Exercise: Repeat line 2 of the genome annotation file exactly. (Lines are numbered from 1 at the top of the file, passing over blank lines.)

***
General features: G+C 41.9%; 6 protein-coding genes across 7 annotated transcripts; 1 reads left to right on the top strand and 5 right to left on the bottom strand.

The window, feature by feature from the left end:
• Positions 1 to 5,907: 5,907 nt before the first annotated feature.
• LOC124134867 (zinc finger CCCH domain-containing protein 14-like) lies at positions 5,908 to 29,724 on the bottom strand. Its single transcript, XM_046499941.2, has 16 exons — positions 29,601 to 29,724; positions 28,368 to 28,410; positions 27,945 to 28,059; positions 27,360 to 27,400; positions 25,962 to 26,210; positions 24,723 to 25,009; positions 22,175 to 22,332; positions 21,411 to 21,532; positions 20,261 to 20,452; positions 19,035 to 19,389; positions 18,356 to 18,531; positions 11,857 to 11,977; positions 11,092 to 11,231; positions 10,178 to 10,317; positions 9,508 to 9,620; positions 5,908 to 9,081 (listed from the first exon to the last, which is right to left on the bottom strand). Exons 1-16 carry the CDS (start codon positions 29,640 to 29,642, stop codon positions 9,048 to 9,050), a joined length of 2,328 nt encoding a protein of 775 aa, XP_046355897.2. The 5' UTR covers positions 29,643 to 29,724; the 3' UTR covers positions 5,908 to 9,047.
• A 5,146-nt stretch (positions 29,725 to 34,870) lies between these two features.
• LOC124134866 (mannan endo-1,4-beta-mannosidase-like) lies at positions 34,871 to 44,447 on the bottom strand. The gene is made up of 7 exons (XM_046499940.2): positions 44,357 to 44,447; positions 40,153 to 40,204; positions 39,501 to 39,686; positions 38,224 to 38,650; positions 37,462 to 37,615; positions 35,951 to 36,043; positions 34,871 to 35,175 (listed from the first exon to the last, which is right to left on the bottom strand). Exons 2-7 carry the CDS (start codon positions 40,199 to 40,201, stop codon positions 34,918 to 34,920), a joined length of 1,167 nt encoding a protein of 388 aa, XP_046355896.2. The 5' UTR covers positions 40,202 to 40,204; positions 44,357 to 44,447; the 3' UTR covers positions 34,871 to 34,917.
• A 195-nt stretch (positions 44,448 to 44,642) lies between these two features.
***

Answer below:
The window, feature by feature from the left end: